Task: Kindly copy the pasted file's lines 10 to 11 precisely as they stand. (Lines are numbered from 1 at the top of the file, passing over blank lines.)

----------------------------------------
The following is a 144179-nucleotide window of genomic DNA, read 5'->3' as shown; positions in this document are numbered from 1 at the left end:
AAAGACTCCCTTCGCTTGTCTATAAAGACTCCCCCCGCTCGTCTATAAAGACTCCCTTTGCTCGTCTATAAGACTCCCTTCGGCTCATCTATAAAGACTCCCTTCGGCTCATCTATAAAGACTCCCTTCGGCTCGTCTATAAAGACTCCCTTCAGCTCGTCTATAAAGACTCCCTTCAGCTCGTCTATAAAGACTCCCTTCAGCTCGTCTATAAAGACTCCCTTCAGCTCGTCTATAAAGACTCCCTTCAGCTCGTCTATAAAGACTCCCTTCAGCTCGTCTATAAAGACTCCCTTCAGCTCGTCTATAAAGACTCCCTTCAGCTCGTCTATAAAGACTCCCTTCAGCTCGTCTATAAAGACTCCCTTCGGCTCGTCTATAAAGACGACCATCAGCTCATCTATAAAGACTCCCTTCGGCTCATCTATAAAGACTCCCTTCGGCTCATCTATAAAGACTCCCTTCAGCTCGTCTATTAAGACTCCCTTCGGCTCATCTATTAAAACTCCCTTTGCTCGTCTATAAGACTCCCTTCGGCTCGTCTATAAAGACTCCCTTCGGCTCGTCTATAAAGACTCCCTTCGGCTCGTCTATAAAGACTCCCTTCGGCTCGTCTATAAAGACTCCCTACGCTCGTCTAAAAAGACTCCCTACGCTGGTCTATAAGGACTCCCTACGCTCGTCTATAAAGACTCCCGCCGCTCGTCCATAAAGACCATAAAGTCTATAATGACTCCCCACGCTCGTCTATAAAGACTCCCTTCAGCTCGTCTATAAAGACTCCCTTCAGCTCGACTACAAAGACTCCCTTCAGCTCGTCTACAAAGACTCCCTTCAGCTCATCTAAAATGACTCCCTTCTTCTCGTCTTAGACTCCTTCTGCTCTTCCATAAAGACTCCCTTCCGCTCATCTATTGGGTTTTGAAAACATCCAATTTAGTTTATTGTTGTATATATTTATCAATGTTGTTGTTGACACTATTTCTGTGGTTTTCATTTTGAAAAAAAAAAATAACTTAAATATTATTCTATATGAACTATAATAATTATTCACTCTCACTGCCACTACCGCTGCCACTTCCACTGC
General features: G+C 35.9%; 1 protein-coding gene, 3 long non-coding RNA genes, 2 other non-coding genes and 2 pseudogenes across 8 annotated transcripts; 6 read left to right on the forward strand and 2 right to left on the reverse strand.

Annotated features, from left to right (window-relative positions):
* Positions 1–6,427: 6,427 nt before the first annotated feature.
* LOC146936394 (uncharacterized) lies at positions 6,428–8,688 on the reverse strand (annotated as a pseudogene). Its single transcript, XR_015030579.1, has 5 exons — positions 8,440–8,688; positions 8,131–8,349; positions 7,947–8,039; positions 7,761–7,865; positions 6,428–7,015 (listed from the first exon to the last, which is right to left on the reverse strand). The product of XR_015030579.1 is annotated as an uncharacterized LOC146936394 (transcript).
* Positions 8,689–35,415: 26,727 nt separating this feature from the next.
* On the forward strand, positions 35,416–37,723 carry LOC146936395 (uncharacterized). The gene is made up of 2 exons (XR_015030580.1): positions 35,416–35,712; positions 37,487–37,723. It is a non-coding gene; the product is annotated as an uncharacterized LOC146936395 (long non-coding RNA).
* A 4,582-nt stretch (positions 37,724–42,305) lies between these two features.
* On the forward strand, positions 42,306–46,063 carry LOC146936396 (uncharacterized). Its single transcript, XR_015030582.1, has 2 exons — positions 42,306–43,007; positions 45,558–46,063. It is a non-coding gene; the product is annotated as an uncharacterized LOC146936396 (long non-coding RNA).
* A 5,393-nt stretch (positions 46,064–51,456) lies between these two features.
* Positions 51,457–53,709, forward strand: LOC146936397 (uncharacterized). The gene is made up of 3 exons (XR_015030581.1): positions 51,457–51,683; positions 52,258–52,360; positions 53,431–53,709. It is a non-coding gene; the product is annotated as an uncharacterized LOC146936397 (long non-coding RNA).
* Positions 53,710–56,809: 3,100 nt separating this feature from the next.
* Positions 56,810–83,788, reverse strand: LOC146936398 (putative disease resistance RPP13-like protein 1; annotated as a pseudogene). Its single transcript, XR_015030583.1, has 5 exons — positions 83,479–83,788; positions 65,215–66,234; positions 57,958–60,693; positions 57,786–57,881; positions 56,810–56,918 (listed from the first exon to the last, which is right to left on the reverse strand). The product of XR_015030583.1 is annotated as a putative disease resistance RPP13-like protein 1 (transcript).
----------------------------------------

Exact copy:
* On the forward strand, positions 42,306–46,063 carry LOC146936396 (uncharacterized). Its single transcript, XR_015030582.1, has 2 exons — positions 42,306–43,007; positions 45,558–46,063. It is a non-coding gene; the product is annotated as an uncharacterized LOC146936396 (long non-coding RNA).
* A 5,393-nt stretch (positions 46,064–51,456) lies between these two features.